On navigating through COVID


With COVID19 it has been very difficult to keep the business afloat. It has been impossible to reach the indigenous women since they do not own mobile phones and the market has been closed since March. With this, we haven’t been able to obtain the textiles required to continue the yoga straps production.


The pandemic has allowed people to work out and do yoga outside in the parks and we saw this as the perfect opportunity for Asana Maya sales to surge as these people want to carry their mats back and forth. We made great sales at the beginning of the pandemic, but as time has gone by and inventory is about to run out Asana Maya will not be able to operate nor continue to make sales to customers that have demanded the yoga straps more than ever. We were in the middle of negotiating a contract with one of Mexico’s online marketplaces so we could begin to sell online other than through Instagram and have deliveries throughout the country but this is on hold until we are able to fix our inventory problem.


Moreover, the company hasn’t been able to give back to these women, whom we are sure are in also going though economic troubles due to COVID19.


In the meantime, we are sourcing other textile suppliers to be able to continue production, and we are trying other ways to get in touch with our original indigenous suppliers to be able to help them through these hard times. COVID19 has taught us the importance of cash liquidity and working capital, but also the importance of not relying in a single supplier for operations. We need to diversify.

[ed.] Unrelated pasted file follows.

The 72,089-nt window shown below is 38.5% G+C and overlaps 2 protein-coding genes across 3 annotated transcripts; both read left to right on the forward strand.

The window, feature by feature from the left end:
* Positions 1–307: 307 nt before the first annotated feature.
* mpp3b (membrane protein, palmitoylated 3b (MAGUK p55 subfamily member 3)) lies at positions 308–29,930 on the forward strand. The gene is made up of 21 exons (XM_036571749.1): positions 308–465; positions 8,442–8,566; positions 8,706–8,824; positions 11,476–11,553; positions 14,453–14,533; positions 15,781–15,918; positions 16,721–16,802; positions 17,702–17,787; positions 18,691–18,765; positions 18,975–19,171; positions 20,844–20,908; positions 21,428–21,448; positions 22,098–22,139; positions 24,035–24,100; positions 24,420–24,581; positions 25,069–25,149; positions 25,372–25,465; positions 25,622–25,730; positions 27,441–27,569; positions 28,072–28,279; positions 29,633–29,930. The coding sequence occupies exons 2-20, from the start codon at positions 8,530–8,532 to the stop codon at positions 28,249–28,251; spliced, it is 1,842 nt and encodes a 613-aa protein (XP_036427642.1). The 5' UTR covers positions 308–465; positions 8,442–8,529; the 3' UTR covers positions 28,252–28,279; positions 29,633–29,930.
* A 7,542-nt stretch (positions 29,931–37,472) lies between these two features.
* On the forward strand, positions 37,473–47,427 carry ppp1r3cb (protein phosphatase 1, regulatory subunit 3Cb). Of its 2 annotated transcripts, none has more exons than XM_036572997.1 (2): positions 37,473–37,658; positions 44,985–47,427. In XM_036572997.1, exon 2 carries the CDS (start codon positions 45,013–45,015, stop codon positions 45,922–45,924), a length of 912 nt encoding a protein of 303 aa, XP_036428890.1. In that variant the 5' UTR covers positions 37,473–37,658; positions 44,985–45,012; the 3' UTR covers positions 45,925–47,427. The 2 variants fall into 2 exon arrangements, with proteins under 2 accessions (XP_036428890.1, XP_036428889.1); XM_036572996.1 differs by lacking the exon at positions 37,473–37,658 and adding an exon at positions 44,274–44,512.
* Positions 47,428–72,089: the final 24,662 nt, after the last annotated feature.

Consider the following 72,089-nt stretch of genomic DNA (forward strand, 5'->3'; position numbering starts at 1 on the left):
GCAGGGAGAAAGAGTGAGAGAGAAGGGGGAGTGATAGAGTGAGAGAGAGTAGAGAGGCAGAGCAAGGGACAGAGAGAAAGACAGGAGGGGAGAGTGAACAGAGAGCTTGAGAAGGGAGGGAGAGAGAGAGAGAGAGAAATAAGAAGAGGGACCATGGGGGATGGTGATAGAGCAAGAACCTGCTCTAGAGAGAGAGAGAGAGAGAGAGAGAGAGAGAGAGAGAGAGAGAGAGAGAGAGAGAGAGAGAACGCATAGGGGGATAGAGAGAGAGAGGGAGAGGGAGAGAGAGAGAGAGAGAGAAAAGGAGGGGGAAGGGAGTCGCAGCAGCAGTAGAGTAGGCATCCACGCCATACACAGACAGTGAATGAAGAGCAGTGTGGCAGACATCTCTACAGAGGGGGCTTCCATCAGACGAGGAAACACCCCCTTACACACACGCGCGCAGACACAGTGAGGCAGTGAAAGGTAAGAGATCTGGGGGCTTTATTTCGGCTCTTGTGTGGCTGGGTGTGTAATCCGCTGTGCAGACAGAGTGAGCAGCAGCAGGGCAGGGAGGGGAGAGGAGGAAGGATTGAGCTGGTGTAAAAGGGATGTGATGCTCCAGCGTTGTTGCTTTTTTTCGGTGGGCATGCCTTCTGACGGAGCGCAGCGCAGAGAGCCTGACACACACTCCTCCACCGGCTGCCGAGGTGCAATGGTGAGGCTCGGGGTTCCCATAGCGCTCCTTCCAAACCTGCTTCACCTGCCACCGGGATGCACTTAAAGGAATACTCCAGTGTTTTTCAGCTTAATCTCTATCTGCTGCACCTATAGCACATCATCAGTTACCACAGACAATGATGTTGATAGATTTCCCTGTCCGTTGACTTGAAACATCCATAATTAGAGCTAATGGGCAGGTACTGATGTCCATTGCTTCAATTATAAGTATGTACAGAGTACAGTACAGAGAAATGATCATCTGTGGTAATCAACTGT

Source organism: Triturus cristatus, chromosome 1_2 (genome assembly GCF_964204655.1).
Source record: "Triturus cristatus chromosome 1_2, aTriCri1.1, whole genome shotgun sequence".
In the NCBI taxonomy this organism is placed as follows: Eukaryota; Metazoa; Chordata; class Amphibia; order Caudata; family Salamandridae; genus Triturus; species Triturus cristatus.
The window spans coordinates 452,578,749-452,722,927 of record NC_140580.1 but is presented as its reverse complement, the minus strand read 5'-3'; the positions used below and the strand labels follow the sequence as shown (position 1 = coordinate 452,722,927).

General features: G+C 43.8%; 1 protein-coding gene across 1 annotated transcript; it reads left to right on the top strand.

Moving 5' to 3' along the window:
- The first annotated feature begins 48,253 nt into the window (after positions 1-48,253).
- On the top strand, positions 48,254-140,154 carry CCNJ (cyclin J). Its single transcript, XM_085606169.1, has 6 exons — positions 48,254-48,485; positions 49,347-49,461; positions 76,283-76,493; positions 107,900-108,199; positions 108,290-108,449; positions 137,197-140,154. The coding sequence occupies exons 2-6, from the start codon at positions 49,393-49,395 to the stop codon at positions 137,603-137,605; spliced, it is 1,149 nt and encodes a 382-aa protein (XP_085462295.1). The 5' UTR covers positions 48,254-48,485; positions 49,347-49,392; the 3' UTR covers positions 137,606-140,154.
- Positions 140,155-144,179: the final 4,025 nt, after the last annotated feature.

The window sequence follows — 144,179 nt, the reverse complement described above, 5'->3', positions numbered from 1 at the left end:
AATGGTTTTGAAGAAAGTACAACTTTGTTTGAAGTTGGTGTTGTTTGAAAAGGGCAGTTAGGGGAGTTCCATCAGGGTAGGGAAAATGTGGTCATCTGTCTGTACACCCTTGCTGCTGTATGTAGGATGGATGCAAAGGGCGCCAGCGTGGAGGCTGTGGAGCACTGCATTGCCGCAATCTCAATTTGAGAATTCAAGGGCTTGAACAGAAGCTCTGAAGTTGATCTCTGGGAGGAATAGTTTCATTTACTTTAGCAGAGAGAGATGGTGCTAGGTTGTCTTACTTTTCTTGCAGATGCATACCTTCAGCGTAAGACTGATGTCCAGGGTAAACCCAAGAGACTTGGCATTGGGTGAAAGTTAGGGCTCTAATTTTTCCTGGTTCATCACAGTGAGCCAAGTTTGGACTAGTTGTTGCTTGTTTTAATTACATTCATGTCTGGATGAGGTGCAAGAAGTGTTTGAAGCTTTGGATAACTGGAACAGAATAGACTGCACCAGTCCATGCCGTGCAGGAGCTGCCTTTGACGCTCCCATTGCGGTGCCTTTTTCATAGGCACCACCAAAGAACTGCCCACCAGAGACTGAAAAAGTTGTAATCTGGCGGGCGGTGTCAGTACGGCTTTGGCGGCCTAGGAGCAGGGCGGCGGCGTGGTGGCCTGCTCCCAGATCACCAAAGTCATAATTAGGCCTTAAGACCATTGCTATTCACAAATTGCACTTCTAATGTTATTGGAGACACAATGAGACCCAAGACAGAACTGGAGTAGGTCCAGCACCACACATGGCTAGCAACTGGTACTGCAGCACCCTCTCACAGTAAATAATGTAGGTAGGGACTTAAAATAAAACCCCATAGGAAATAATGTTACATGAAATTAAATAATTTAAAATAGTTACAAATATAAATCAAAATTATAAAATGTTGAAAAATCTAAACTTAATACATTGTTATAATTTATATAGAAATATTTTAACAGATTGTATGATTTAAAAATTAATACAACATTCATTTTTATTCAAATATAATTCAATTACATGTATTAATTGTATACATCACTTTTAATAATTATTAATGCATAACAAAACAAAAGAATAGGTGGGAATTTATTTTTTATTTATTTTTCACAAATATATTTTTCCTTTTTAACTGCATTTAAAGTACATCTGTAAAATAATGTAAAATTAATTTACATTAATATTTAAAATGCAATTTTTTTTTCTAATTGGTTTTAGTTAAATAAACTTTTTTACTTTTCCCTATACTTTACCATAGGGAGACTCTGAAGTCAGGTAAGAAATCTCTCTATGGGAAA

On staying motivated


Asana Maya helps me empower indigenous women in Mexico and that is sufficient motivation to help me continue with this business. I hope our efforts contribute to the welfare of many families.


On juggling multiple commitments


Asana Maya is my side business and is something I do because Im passionate about it. However, I am a fulltime student at LBS and I also have a fulltime job at a VC for the summer. During academic terms, my sister, the co-founder runs the business in Mexico and I run it in the UK.


On the one thing she always carries in her bag


I always carry a strap that I can show to anyone interested.

woman sitting with yoga matt on her back

On essential women in her life


My mother and my sister. My mom is a source of inspiration and the woman that taught me how priviledged my life has been and to always try to give back. My sister is my best friend and business partner. Asana Maya depends on her commitment as much as mine.


On female inspiration


I’ve recently read Michelle Obama’s Becoming and admire her for also trying to empower women and people from her own race who lack a voice. In business I’m a fan of Melinda Gates and her impact investing efforts through the Gates foundation, especially related to health issues.


Advice for women starting out in their careers


Change is good and the times where you struggle are usually the ones that force you to be more creative. Entrepreneurs see opportunity in COVID19 and innovate and adapt to come up with the best ideas and products possible.


On the perfect moment to start your business


The perfect moment is now. Do your homework – make a business plan, an MVP, take calculated risks, have a little faith in yourself and take the leap. The journey is as much fun and enriching as the end result.